Then he thrust a little linen-wrapped parcel into my hand and with his companion vanished into the darkness.
I returned to the drawing-room where the others were still discussing the remarkable performance of the two native conjurers.
“They have gone,” I said in answer to Lord Ragnall, “to walk to London as they said. But they have sent a wedding-present to Miss Holmes,” and I showed the parcel.
“Open it, Quatermain,” he said again.
“No, George,” interrupted Miss Holmes, laughing, for by now she seemed to have quite recovered herself, “I like to open my own presents.”
He shrugged his shoulders and I handed her the parcel, which was neatly sewn up. Somebody produced scissors and the stitches were cut. Within the linen was a necklace of beautiful red stones, oval-shaped like amber beads and of the size of a robin’s egg. They were roughly polished and threaded on what I recognized at once to be hair from an elephant’s tail. From certain indications I judged these stones, which might have been spinels or carbuncles, or even rubies, to be very ancient. Possibly they had once hung round the neck of some lady in old Egypt. Indeed a beautiful little statuette, also of red stone, which was suspended from the centre of the necklace, suggested that this was so, for it may well have been a likeness of one of the great gods of the Egyptians, the infant Horus, the son of Isis.
“That is the necklace I saw which the Ivory Child gave me in my dream,” said Miss Holmes quietly.
Then with much deliberation she clasped it round her throat.
The sequel to the events of this evening may be told very briefly and of it the reader can form his own judgment. I narrate it as it happened.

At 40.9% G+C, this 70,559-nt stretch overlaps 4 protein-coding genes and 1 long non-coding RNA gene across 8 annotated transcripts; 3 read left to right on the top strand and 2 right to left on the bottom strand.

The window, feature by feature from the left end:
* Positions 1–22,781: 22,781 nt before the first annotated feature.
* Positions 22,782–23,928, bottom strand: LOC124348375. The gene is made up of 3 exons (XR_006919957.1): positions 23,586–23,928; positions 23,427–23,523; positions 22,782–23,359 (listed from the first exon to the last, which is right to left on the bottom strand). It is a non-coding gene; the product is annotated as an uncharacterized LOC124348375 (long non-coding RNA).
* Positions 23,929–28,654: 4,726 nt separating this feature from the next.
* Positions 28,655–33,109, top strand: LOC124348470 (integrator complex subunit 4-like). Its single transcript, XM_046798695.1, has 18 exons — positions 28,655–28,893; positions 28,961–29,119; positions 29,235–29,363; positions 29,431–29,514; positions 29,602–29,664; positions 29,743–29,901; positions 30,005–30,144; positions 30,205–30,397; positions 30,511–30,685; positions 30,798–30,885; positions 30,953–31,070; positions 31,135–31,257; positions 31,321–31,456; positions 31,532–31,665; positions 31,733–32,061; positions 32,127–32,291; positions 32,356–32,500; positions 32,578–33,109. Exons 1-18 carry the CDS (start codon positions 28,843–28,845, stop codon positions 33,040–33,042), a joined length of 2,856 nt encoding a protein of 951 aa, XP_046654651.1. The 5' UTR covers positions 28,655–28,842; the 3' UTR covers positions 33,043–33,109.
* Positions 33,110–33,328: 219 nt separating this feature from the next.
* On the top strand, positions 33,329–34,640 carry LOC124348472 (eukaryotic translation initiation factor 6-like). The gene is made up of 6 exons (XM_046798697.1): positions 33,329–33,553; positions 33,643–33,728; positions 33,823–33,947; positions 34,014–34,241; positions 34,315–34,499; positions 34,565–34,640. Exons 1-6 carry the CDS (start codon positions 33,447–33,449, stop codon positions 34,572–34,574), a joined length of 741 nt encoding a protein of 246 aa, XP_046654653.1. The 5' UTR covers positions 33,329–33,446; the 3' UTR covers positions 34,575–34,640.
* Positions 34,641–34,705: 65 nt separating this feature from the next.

That night I did not sleep at all well. It may have been because of the excitement of the great shoot in which I found myself in competition with another man whom I disliked and who had defrauded me in the past, to say nothing of its physical strain in cold and heavy weather. Or it may have been that my imagination was stirred by the arrival of that strange pair, Harut and Marut, apparently in search of myself, seven thousand miles away from any place where they can have known aught of an insignificant individual with a purely local repute. Or it may have been that the pictures which they showed me when under the influence of the fumes of their “tobacco”—or of their hypnotism—took an undue possession of my brain.
Or lastly, the strange coincidence that the beautiful betrothed of my host should have related to me a tale of her childhood of which she declared she had never spoken before, and that within an hour the two principal actors in that tale should have appeared before my eyes and hers (for I may state that from the beginning I had no doubt that they were the same men), moved me and filled me with quite natural foreboding. Or all these things together may have tended to a concomitant effect. At any rate the issue was that I could not sleep.